BEDMINSTER, N.J. – The patience and poise Grant Sturgeon displayed Thursday in the midst of a comeback win at the Met Open was richly rewarded.
And it goes well beyond the oversized check for $27,500.
The 36-year-old assistant professional at Winged Foot is eventually going to see his name engraved on the same trophy once held by a list of golf legends that includes Gene Sarazen and Byron Nelson. He will also have an opportunity to defend next summer on familiar turf when the championship is played on the East Course at Winged Foot.
Sturgeon came into the final round tied for the lead with Mike Ballo Jr.
An early stumble on the Old Course at Trump National Bedminster put Sturgeon, a Kentucky native, in chase mode. He was three shots down with six to play, but charged back to post a final-round 71 and win by three shots with a 7-under 209.
“Patience is tough for me on the golf course,” Sturgeon said. “In general, I have high expectations for myself, and sometimes, I guess I could say, I think I’m better than I am, so I’m disappointed when things don’t go well. … I just had to stay patient, keep grinding, and kind of hope for some good things to happen at some point in the round.”
He confidently rolled in three consecutive birdies late in the round to slingshot into the lead.
Sturgeon got within a shot of Woodway’s Ballo on the 14th, pulled even on the 15th and claimed the lead on the 16th. It was a stunning turn of events. Ballo stumbled coming in and fell back into a fourth-place tie.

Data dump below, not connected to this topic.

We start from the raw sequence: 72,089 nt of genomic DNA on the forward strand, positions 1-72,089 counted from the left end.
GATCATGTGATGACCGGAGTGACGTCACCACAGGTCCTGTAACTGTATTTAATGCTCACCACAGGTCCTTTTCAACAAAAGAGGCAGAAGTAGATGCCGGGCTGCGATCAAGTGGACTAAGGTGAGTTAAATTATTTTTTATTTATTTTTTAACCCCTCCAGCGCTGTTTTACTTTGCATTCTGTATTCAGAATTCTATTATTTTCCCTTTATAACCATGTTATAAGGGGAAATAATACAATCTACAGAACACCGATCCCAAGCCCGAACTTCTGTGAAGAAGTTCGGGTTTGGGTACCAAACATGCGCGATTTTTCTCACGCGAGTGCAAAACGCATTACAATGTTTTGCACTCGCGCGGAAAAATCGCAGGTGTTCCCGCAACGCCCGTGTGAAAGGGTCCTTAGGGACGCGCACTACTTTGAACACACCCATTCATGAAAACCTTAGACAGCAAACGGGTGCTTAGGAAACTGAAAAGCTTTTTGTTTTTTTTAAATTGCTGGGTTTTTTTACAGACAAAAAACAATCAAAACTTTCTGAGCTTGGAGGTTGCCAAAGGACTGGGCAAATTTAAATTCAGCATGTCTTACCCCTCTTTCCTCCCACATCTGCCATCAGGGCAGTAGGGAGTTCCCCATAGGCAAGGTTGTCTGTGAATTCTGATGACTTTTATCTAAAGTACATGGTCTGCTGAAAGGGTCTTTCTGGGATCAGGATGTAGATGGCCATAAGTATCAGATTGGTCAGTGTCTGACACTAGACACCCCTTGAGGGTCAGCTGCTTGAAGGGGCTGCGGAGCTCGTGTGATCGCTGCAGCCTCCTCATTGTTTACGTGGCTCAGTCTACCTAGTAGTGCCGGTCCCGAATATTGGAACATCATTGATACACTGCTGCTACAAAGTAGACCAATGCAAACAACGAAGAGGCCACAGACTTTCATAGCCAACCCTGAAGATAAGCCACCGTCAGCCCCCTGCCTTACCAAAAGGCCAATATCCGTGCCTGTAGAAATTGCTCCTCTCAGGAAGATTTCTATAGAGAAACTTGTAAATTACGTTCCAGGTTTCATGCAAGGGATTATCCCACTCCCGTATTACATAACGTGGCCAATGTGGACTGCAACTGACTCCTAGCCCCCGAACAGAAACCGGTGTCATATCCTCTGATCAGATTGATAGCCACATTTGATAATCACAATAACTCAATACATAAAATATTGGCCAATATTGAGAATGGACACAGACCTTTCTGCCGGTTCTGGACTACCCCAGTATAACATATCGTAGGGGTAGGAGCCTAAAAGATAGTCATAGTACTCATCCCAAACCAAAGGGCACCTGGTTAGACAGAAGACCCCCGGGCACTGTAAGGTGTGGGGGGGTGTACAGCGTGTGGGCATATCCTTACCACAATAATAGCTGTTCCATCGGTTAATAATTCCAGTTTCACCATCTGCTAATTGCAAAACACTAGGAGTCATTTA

“The turning point for me was No. 13, the par 4,” Sturgeon said. “I hit it right in the bunker (off the tee). I hit a really good shot that I thought was going to stay on the green. It went over, but I got up and down and made four. Mike made bogey. I got the honor on the next tee and hit it to a couple feet.”
Century assistant Frank Bensel and Huntington assistant Tim Puetz closed with 69s and tied for second at 4-under.
“I felt pretty good there, and I hit some really good shots coming in,” the 46-year-old White Plains native said. “And then I went over the edge (of the hole) on 15, 16 and 17.”
Bensel closed with five straight pars.
An eagle at the final hole would’ve landed Cameron Young in a playoff, but the 17-year-old amateur from Sleepy Hollow Country Club did not see where his approach to the par 5 landed. It was in the water off the edge of the green complex. Young found a ball that appeared to be his in the rough and hit it onto the green.
He quickly noticed the mistake, called the penalty and took a triple bogey.
“It was the same brand and had the same marking as mine,” said Young, who closed with a 75 and dropped into a tie for seventh at 2-under. “I played well enough today, but I missed absolutely everything on the greens. To have that happen, it’s just kind of the way the day went.”
99th Met Open Championship
At Trump National Bedminster, Old Course — Par 72
1. Grant Sturgeon, Winged Foot 70-68-71-209
2. Tim Puetz, Huntington 72-71-69-212
2. Frank Bensel, Century 73-70-69-212
4. (a) Harrison Shih, Alpine 69-74-70-213
4. Cameron Wilson, Shorehaven 69-72-72-213
4. Mike Ballo Jr., Woodway 71-67-75-213
7. Chris Scialo, Paramount 72-71-71-214
7. Sunny Kim, Bethpage 70-73-71-214
7. Rob Labritz, GlenArbor 68-74-72-214
7. (a) Cameron Young, Sleepy Hollow 72-67-75-214
11. (a) Dylan Newman, Hollow Brook 72-70-73-215
11. Brian Lamberti, Richter Park 71-71-73-215
11. John Guyton, Wheatley Hills 71-69-75-215
14. (a) Jim Liu, Stonebridge 74-73-69-216
14. Timothy Hegarty, Sleepy Hollow 78-68-70-216
14. Brett Jones, Mountain Ridge 71-73-72-216
14. Abbie Valentine, Bethpage State Park 72-71-73-216
14. Anthony Aruta, Staten Island Golf Practice Center 71-70-75-216